A comparison of household saving motives between Chinese and Americans

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A comparison of household saving motives between Chinese and Americans

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dc.contributor.advisor Weagley, Robert Otis, 1952- en_US
dc.contributor.author Wang, Feifei, 1985- en_US
dc.coverage.spatial China
dc.coverage.spatial United States
dc.date.accessioned 2010-12-08T17:48:20Z
dc.date.available 2010-12-08T17:48:20Z
dc.date.issued 2010 en_US
dc.date.submitted 2010 Summer en_US
dc.identifier.other WangF-072110-T514 en_US
dc.identifier.uri http://hdl.handle.net/10355/9293
dc.description Title from PDF of title page (University of Missouri--Columbia, viewed on Aug. 24, 2010). en_US
dc.description The entire thesis text is included in the research.pdf file; the official abstract appears in the short.pdf file; a non-technical public abstract appears in the public.pdf file. en_US
dc.description Thesis advisor: Dr. Robert O. Weagley. en_US
dc.description Includes bibliographical references. en_US
dc.description M.S. University of Missouri--Columbia 2010. en_US
dc.description Dissertations, Academic -- University of Missouri--Columbia -- Personal financial planning. en_US
dc.description.abstract The main purpose of this study is to compare the household saving motives between Chinese and Americans. The two datasets used in this study are from the 2008 Survey of Chinese Consumer Finance and Investor Education and the 2007 Survey of Consumer Finances in the United States. The likelihood of reporting precautionary saving motive, education saving motive, and retirement saving motive was tested by logistic regression analysis. This study concluded that Chinese households were more likely to report the precautionary and education saving motives, when compared with American households. In terms of the retirement saving motive, only Chinese households placed in the first and second household income groups were more likely to perceive the retirement saving motive than their counterpart Americans. There was no difference in perceiving the retirement motive between Chinese and Americans for all the other household groups. The stronger motivation to save for Chinese than for Americans serves as a good explanation for the higher saving rates in China than in the United States. Policy makers and financial planners can use the findings to target particular population who are less motivated to save, and to help them realize the importance of saving and conduct necessary saving behaviors. en_US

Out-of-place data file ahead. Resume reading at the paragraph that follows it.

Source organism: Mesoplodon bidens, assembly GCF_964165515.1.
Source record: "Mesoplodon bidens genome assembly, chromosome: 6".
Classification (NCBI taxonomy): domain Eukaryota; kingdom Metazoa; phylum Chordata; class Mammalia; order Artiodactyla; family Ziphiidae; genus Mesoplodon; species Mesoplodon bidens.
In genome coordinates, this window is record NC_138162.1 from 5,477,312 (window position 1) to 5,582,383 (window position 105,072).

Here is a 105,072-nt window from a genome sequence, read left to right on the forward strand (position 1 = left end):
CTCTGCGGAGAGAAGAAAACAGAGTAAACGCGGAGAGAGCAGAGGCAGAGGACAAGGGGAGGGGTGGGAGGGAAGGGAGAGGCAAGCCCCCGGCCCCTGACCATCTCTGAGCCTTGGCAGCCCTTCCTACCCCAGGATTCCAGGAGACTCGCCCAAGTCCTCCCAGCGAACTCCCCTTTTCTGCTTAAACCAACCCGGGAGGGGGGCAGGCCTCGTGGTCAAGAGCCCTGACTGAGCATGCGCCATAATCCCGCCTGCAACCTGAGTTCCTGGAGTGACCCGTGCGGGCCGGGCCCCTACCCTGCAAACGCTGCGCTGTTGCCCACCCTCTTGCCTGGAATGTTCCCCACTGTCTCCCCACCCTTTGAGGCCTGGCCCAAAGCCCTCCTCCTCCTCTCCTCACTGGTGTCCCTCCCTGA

dc.format.extent vii, 89 pages en_US
dc.language.iso en_US en_US
dc.publisher University of Missouri--Columbia en_US
dc.relation.ispartof 2010 Freely available theses (MU) en_US
dc.subject.lcsh Savings accounts en_US
dc.subject.lcsh Investments, Chinese en_US
dc.subject.lcsh Investments, American en_US
dc.subject.lcsh Education savings accounts en_US
dc.subject.lcsh Education savings accounts en_US
dc.subject.lcsh Individual retirement accounts en_US
dc.subject.lcsh Individual retirement accounts en_US
dc.title A comparison of household saving motives between Chinese and Americans en_US
dc.type Thesis en_US
thesis.degree.discipline Personal financial planning en_US
thesis.degree.grantor University of Missouri--Columbia en_US
thesis.degree.name M.S. en_US
thesis.degree.level Masters en_US
dc.identifier.merlin b8070797x
dc.identifier.oclc 689063871 en_US
dc.relation.ispartofcommunity University of Missouri-Columbia. Graduate School. Theses and Dissertations. Theses. 2010 Theses


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